[Yahoo Sports] Dodgers, Braves chasing end to MLB title droughts - The Dodgers are trying for their third World Series appearance in four years, but they have not captured the crown since 1988, losing to Houston in 2017 and Boston in 2018. Atlanta last won the crown in 1995 and until this year, the Braves had not won a playoff series since 2001, dropping 10 in a row. The Dodgers produced the best record in this coronavirus-shortened campaign at 43-17, leading the major leagues with 118 home runs and 385 total runs, one better than Atlanta.
Around the League
[ESPN] Jimmie Lee Solomon, ex-MLB executive, dead at 64 - Jimmie Lee Solomon, a top executive for Major League Baseball under commissioner Bud Selig who established youth academies and helped launch the annual Futures Game of top prospects, has died. He was 64. Solomon was among the highest-ranking Black officials in baseball when he left in 2012. His daughter, Tricia Solomon, said Friday that he was found dead at his house in Houston and the cause was not immediately known. “I am surprised and saddened by the news of the passing of our former colleague,” MLB commissioner Rob Manfred said in a statement. “Jimmie Lee was passionate about providing opportunities to young athletes and advancing baseball in our communities. Our network of youth academies across the country is in large part a credit to his hard work and dedication.”
[Call To The Pen] 2020: The MLB Hall of Fame’s doleful year - The MLB Hall of Fame has never experienced a year like 2020. And if it is very fortunate, it never will again, either. Forget the canceled induction ceremony and the greatly diminished crowds, both brought about by Covid-19. Friday’s loss of Whitey Ford brings to five the number of baseball immortals who went the way of all flesh this calendar year, matching the worst death toll since the Hall was created. Beyond that, four of the five were first-ballot selections, and the fifth — Ford – was elevated in his second year on the ballot. As a group, their contributions to the game’s lore may be unmatched. They won a collective 12 World Series rings and 798 games, got 6,030 base hits, struck out 8,713 opposing batters, captured eight stolen base crowns, one batting title, a Rookie of The Year, an MVP, and six Cy Young Awards. All Star Game appearances? Don’t even ask. OK, ask. There were 53 of them. It is probable that never in the Hall’s history has so much of its history been taken from it in one year. In fact, only twice previously in that history have as many as five inductees died in the same year.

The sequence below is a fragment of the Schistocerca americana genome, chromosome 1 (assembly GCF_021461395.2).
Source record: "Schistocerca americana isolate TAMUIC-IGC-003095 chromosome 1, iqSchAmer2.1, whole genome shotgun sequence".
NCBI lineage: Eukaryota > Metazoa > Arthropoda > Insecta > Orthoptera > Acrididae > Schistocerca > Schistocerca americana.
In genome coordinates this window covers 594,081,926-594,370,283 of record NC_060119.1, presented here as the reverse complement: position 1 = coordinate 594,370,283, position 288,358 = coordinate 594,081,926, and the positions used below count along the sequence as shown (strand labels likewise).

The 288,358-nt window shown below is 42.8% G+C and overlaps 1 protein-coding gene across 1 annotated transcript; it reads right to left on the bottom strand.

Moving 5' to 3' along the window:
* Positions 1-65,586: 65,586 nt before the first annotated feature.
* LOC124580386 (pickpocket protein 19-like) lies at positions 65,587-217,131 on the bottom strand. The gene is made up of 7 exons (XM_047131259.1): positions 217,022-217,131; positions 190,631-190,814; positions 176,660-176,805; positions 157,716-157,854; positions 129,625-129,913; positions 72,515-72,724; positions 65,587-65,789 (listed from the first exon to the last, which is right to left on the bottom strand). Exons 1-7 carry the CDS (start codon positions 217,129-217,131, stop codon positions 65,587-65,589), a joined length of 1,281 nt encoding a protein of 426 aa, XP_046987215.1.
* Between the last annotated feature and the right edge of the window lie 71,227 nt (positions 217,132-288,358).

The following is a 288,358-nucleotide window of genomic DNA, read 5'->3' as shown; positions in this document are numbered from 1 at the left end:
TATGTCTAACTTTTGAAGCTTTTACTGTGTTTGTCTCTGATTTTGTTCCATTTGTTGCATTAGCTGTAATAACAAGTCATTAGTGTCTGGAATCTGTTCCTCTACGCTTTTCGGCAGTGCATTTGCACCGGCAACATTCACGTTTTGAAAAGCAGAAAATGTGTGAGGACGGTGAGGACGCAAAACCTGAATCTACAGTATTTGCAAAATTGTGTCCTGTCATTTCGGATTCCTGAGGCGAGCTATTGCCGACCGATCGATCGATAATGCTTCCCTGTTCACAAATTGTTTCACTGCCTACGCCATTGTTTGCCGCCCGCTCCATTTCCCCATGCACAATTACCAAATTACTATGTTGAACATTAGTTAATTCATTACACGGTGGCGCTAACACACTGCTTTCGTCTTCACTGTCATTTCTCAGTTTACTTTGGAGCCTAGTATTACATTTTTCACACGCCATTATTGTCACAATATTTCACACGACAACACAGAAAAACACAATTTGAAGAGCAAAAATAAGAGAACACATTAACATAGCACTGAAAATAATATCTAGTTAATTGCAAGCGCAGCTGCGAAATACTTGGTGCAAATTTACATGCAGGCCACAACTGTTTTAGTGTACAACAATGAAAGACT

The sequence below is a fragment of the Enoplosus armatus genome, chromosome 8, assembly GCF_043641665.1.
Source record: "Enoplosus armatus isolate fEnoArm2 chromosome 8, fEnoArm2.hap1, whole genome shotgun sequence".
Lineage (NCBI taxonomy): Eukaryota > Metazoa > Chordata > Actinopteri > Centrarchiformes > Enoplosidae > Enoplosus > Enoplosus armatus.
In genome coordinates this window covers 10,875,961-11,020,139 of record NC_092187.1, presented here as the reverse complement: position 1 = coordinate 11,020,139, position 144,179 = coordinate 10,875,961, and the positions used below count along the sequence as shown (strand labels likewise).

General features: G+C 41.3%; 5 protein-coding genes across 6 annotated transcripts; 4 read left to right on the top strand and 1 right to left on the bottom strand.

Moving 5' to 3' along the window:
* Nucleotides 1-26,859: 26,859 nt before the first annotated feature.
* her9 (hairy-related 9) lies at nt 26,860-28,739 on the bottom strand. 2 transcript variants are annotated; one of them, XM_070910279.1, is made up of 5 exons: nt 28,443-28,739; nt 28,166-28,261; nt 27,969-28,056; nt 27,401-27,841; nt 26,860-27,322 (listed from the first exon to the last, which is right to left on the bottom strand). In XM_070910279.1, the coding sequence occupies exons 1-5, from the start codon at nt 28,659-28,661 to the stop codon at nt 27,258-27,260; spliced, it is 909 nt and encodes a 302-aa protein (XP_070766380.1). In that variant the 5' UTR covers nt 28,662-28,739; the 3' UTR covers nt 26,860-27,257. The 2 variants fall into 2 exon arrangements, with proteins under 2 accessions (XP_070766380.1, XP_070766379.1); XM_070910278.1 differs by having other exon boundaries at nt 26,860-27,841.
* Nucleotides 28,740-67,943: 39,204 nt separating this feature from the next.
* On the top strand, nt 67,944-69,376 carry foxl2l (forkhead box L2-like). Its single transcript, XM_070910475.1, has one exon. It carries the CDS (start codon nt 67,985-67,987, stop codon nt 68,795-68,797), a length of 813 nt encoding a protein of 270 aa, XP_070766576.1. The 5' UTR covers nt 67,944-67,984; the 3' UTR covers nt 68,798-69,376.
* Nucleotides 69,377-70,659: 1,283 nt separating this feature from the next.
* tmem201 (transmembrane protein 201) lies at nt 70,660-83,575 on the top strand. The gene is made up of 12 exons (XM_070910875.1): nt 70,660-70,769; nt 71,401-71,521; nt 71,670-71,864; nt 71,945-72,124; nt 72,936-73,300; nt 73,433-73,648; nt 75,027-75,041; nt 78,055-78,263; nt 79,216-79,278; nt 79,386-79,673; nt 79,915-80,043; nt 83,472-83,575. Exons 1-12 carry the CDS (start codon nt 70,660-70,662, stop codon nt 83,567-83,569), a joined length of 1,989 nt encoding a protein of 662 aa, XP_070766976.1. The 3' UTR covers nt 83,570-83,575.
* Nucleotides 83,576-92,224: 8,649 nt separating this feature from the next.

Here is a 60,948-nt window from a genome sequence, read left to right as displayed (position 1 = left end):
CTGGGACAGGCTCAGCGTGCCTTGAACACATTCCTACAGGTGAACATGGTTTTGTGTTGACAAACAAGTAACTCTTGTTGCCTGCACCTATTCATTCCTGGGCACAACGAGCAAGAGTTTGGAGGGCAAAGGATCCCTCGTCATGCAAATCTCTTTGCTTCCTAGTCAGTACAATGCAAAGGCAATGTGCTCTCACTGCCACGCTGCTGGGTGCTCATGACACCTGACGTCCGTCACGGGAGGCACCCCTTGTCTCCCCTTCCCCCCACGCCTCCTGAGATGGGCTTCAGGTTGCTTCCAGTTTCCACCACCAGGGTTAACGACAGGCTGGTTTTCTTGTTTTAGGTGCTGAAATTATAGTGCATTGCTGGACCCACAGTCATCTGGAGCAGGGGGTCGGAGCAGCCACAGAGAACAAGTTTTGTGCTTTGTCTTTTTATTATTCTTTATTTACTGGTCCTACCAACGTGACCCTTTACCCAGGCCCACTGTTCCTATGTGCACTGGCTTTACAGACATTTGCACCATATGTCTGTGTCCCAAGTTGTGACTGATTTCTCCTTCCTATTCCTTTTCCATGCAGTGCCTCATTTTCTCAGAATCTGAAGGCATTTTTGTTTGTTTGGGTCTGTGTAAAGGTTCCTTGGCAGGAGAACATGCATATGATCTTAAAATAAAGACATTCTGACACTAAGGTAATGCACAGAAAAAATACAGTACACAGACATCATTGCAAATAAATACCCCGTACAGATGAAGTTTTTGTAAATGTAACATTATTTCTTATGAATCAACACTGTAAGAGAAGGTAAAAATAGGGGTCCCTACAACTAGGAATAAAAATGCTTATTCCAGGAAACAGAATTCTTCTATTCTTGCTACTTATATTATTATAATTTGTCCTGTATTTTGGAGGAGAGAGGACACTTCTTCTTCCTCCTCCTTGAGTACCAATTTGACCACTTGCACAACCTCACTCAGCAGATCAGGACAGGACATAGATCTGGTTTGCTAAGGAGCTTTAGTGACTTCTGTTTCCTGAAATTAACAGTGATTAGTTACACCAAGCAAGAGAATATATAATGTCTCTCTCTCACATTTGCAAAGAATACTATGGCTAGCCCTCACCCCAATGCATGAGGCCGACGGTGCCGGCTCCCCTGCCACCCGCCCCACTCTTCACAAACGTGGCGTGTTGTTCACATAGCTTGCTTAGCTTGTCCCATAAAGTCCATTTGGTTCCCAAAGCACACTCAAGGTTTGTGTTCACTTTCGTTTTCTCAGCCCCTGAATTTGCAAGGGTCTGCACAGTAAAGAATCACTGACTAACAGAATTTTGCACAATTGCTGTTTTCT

[MLB.com] Nationals continue coaching shuffle - Hitting coach Kevin Long is not expected to return for the 2021 season, per MLB.com’s Mark Feinsand. According to a source, Long and the Nationals could not come to terms for a new deal, and the club granted him permission to speak with other teams. Long’s three-year contract expires at the end of the month. Third-base coach Chip Hale also will not return next year, per a source. Hale was the Nationals’ bench coach from 2018-19 before moving to the role at third base this season. MLB Network’s Jon Heyman was the first to report of Hale’s departure. The club has not confirmed either of the coaching changes.